Rather than initially trying a recall when your dog isn’t paying attention, use it when your dog is already heading in your direction. When you see your dog coming towards you, kneel, say your recall word (which should be something other than your dog’s name) and praise them exuberantly as they get closer. It’s a quick way to start cementing an important training cue in a chaotic environment.

When recall training, set your dog up for success by calling them to you when they’re not engaged in play with other dogs, then release them to go back and play with their friends. Calling them when they’re not distracted makes it easier for them to be successful, and releasing them immediately then helps them understand that coming back to you doesn’t mean the end of the fun.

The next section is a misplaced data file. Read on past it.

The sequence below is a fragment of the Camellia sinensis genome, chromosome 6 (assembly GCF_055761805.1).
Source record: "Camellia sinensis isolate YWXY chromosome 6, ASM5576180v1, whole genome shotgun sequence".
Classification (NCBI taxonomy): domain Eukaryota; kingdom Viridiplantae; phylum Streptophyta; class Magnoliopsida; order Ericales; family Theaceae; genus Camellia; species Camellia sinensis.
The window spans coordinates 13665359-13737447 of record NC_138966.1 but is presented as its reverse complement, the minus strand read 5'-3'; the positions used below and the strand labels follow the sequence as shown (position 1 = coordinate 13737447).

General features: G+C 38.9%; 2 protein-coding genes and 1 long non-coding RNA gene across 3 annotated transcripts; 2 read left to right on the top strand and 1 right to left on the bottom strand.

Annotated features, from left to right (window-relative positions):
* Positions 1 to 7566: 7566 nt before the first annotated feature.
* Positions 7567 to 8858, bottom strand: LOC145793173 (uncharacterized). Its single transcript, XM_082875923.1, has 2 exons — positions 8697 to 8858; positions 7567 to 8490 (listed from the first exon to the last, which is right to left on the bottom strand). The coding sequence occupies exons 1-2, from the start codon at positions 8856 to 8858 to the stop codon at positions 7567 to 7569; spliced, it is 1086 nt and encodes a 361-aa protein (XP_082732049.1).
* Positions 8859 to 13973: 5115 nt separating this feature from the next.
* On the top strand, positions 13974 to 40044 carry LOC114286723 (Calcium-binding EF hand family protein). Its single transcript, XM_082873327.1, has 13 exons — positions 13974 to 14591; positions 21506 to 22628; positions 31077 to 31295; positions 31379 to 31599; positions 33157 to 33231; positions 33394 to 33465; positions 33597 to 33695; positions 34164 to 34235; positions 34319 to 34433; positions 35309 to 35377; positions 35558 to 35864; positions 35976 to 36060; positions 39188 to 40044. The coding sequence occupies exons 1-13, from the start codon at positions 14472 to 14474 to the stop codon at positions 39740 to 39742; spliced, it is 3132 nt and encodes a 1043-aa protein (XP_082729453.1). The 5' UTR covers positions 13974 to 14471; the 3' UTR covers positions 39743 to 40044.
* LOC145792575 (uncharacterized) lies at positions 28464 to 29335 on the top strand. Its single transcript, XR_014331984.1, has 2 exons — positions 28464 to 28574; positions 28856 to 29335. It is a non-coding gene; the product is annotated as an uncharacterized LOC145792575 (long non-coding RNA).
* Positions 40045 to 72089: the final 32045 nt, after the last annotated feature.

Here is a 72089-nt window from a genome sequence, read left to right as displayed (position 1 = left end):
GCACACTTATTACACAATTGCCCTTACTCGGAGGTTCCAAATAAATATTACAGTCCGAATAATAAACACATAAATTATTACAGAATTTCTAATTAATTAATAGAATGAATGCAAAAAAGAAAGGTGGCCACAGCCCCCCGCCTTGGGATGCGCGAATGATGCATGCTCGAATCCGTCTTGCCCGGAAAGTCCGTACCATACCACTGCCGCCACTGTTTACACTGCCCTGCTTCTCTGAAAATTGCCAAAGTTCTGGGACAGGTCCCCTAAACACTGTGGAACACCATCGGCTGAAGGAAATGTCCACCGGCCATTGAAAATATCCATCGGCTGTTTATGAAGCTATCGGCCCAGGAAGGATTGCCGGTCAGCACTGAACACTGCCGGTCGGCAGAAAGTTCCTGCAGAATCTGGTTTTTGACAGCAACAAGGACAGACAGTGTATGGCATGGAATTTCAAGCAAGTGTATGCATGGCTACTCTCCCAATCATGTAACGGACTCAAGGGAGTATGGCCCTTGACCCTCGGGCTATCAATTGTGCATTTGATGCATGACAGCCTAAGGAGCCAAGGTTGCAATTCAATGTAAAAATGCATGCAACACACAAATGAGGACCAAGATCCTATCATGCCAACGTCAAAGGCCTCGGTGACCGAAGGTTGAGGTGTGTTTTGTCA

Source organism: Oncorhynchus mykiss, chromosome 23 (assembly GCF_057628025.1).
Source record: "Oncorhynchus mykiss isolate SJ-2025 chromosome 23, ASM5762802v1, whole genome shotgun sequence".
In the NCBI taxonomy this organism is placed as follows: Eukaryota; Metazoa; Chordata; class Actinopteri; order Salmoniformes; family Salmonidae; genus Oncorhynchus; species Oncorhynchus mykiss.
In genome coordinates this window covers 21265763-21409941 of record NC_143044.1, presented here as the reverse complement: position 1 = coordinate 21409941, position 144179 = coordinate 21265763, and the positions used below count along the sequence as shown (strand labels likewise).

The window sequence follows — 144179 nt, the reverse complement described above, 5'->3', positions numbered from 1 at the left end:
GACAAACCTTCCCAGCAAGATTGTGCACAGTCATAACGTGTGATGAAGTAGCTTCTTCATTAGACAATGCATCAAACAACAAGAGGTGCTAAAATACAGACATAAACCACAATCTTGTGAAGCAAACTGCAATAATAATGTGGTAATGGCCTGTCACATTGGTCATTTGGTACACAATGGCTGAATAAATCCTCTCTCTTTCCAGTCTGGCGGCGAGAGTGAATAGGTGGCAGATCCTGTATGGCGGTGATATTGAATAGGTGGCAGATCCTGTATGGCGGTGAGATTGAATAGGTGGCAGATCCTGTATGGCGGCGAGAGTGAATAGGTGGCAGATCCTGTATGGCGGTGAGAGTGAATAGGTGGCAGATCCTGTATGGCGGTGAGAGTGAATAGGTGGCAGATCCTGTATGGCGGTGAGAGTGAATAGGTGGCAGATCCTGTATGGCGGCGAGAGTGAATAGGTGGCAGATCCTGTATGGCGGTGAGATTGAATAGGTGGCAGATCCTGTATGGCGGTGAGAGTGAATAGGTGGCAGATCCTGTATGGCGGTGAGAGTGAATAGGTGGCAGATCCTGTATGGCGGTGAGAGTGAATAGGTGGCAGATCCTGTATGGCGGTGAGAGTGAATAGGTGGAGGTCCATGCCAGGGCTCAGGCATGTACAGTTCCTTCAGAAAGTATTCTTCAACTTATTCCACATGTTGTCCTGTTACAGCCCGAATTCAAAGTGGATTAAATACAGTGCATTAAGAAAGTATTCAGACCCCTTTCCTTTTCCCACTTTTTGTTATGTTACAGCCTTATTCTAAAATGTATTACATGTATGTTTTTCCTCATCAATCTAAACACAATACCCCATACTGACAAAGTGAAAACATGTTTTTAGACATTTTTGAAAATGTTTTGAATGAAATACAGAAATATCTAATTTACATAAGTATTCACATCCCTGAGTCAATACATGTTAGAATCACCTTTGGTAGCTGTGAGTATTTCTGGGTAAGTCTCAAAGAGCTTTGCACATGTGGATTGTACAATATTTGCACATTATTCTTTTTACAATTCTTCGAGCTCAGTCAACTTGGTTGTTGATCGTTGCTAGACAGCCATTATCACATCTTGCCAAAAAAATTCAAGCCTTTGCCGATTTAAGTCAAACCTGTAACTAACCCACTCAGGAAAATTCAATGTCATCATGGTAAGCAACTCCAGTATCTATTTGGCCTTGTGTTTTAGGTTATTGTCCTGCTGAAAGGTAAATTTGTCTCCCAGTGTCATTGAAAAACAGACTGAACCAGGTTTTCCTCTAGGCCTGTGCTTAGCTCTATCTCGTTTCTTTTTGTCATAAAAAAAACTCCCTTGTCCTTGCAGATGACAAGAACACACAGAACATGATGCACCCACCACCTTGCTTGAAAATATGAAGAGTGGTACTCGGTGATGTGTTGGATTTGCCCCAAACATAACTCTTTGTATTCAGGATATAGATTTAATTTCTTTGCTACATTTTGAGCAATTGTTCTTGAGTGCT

Finally, consider skipping your recall word when it’s time to leave to go home. Rather than associating “come” or “here” with the signal that the fun is over, wait for a moment when your dog is close to you and reattach them to the lead.


For further information call Elanco Animal Health on +44(0)1256 353131 or write to: Elanco Animal Health, Lilly House, Priestley Road, Basingstoke, Hampshire, United Kingdom RG24 9NL. Milbemax and Elanco are trademarks of Elanco or its affiliates ©2020 Elanco or its affiliates. PM-IE-20-0069. Date of preparation 03/20.